Why poor privacy will kill your brand trust

June 15, 20215 min read

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Most Chief Marketing Officers today can talk a good game about the importance of respecting data privacy. We’ve followed the evolution and passing of California’sVirginia’s, and soon-to-be Colorado’s new privacy laws while waiting to see where other regions will land with their proposed bills. We’ve put our cookie banners in place, added consent checkboxes where prescribed, and squashed advertising concepts that overuse personal data to the point of being “creepy.”

And yet, the hard truth is that the marketing organization remains one of the worst offenders when it comes to respecting consumer data rights. From highly-targeted paid ads, an overabundance of trackers, and third-party data usage, campaigns across the industry are still fueled by other people’s data. Even the privacy actions we’ve seen from certain companies, if we’re honest, are often begrudgingly executed at the request of legal counsel.

Why does marketing keep dropping the ball on privacy? Because we treat it like a legal compliance issue instead of a consumer experience. In some ways, that’s understandable. There are more than a dozen global privacy compliance laws to navigate, from CCPA to GDPR and LGPD. Additionally, privacy is often introduced to marketing by lawyers as a matter of box checking without a thought for the potential business value.

However, compliance only tells part of the story. Consumers are becoming increasingly vocal on their desire for more data respect.

Study after study has affirmed that consumers want companies to be more responsible with data privacy. As the Head of Marketing at data privacy company Transcend, I commissioned a survey of 1,000 Americans to assess their attitudes and opinions about data privacy among today’s consumer brands. The inaugural findings were stark.

To start, 93% of Americans would switch to a company that prioritizes data privacy, and 88% of Americans are frustrated by the fact that they don’t have control over their personal data. Privacy also impacts brand attributes. Companies that prioritized data privacy were called “trustworthy” (62%) and “seen to care about their customers” (60%). However, companies that do not offer data privacy were called “untrustworthy” (59%), “unethical” (44%), and almost one in five said “lazy” (16%).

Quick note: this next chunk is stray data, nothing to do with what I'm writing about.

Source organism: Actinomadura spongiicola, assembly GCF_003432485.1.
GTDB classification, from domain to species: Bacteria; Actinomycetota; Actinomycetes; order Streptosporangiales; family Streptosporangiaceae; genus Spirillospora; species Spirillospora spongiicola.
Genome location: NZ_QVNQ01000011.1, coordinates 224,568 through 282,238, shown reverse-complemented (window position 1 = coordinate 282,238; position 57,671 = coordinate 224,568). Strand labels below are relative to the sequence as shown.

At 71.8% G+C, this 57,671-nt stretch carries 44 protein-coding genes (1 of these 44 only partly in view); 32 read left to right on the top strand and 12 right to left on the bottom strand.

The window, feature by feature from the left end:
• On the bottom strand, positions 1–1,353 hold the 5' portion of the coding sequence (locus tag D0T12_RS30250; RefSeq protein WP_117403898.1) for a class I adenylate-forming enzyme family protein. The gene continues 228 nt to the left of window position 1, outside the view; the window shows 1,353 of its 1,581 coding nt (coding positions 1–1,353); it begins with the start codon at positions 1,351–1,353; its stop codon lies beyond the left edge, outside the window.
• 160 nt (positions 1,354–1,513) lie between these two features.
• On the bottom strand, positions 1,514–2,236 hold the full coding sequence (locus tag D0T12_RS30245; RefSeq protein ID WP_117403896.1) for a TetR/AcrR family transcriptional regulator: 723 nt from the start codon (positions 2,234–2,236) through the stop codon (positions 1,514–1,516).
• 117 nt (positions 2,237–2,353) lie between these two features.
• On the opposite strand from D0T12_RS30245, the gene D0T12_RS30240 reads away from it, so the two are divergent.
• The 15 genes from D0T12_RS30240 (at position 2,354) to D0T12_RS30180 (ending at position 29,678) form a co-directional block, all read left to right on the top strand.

Beyond the consumer studies, the advertising industry is also changing around marketers. Since Apple’s rollout of App Tracking Transparency earlier this year, only 96% of iOS users in the United States opted out of letting apps track them. This has a staggering impact on a marketer’s ability to reach the roughly 100 million people who use iPhones. Apple credits its change to increased consumer protections and its long-standing commitment to data privacy.

In essence, the opportunity in front of Chief Marketing Officers is to take a risk mitigation process and turn it into a unique brand differentiator. Look at the “compliance to brand trust” effects in Nike’s turnaround of their labor practices and sustainability or Airbnb’s shift from host terms of service to a moment of community togetherness in the face of discrimination on the platform.

I’ve seen this evolution up close before, too. As Uber’s Global Director of Safety Marketing, I traveled from Kuala Lumpur to London to South Carolina to quantify the global consumer need for safety, and translate it into growth opportunities.

Through a mix of research methodologies, we were able to chart deeper elements of safety and demonstrate to the business that safety investments did not end in meeting regulations. Instead, the early models, and subsequent marketing campaigns, proved that safety was an area where corporate leadership would fuel long-lasting business growth.

Today, the same opportunity exists for data privacy, but it means we, as marketers, finally need to practice what we preach: get to the substance of change today in order to reap the brand benefits tomorrow.

So how can marketing executives lead on this issue? Based on my experience running both global and regional marketing programs for the past decade, there are five key things I believe every marketing leader can do: